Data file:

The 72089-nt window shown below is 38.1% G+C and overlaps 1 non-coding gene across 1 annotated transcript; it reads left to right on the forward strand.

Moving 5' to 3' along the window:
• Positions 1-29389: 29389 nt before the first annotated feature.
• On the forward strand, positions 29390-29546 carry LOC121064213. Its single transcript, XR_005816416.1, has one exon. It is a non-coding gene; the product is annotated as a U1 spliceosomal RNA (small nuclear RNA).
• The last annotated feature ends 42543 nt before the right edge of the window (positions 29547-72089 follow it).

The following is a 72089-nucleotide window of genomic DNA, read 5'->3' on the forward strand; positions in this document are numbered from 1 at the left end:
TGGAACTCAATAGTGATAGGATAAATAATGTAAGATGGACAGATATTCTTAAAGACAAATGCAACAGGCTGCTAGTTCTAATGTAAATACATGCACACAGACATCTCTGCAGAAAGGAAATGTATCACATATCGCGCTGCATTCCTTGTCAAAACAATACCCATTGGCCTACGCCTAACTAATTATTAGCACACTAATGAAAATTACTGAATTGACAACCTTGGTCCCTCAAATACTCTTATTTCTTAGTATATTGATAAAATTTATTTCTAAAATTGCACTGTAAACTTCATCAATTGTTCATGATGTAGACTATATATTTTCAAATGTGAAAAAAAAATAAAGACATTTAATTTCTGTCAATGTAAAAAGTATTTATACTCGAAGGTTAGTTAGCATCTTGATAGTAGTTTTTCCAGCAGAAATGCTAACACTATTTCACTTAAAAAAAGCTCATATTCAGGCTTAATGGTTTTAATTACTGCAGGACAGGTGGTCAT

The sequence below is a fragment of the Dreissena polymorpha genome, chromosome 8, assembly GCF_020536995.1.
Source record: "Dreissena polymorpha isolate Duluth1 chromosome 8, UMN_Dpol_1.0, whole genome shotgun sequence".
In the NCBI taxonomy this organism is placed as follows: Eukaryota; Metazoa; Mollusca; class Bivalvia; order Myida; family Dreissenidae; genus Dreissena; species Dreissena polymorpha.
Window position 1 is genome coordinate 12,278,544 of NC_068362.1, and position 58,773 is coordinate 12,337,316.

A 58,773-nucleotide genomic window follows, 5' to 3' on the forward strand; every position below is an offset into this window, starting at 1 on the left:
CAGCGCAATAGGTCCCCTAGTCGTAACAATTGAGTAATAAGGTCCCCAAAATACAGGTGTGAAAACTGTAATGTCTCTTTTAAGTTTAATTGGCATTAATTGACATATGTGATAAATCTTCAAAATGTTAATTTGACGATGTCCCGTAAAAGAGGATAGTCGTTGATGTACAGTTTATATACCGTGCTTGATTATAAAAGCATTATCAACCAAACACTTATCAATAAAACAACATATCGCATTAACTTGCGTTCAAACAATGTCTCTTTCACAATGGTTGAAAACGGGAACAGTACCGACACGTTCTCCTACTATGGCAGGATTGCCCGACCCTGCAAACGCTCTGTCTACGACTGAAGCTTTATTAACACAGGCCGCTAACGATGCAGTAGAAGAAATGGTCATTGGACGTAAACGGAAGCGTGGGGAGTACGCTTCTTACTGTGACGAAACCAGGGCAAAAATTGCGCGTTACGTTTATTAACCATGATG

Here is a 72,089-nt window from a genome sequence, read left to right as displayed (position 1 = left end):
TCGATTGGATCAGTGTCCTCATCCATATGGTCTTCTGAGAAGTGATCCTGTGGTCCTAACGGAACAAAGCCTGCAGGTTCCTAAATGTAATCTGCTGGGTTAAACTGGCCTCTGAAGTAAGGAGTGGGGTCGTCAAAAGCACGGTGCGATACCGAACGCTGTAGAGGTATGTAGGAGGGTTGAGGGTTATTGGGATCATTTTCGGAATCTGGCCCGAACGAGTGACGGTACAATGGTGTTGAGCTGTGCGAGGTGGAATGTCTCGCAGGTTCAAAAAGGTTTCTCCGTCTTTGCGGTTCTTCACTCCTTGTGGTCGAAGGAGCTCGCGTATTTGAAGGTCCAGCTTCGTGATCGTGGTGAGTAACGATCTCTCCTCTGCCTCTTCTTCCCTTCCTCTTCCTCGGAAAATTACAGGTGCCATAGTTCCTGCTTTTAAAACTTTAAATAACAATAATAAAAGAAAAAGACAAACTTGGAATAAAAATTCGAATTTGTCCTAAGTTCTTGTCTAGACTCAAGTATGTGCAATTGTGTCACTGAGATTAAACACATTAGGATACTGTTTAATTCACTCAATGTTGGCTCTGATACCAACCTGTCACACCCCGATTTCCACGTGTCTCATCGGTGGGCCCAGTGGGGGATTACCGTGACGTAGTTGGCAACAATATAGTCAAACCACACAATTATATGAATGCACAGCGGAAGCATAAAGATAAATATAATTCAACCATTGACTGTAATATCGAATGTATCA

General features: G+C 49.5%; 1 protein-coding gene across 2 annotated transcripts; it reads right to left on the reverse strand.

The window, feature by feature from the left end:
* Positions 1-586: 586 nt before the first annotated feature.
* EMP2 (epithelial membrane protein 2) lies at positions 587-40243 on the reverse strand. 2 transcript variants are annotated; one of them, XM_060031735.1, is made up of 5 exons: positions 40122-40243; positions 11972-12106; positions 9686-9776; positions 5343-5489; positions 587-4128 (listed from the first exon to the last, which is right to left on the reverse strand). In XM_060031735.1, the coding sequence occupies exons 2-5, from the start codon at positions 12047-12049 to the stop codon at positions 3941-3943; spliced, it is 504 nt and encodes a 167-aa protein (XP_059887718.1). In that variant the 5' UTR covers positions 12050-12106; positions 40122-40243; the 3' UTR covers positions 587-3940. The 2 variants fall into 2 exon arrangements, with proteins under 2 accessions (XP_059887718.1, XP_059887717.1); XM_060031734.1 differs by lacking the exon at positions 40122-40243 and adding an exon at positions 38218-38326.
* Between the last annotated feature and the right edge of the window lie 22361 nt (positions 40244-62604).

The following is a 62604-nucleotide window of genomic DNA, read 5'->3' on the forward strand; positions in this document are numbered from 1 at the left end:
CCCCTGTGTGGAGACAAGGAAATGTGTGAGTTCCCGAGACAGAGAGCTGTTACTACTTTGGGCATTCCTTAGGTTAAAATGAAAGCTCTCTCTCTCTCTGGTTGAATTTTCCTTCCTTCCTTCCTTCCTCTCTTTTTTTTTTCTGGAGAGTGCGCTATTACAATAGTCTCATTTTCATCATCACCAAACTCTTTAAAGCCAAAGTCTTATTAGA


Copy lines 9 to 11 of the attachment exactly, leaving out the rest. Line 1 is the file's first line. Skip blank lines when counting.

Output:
Source record: "Dreissena polymorpha isolate Duluth1 chromosome 8, UMN_Dpol_1.0, whole genome shotgun sequence".
In the NCBI taxonomy this organism is placed as follows: Eukaryota; Metazoa; Mollusca; class Bivalvia; order Myida; family Dreissenidae; genus Dreissena; species Dreissena polymorpha.
Window position 1 is genome coordinate 12,278,544 of NC_068362.1, and position 58,773 is coordinate 12,337,316.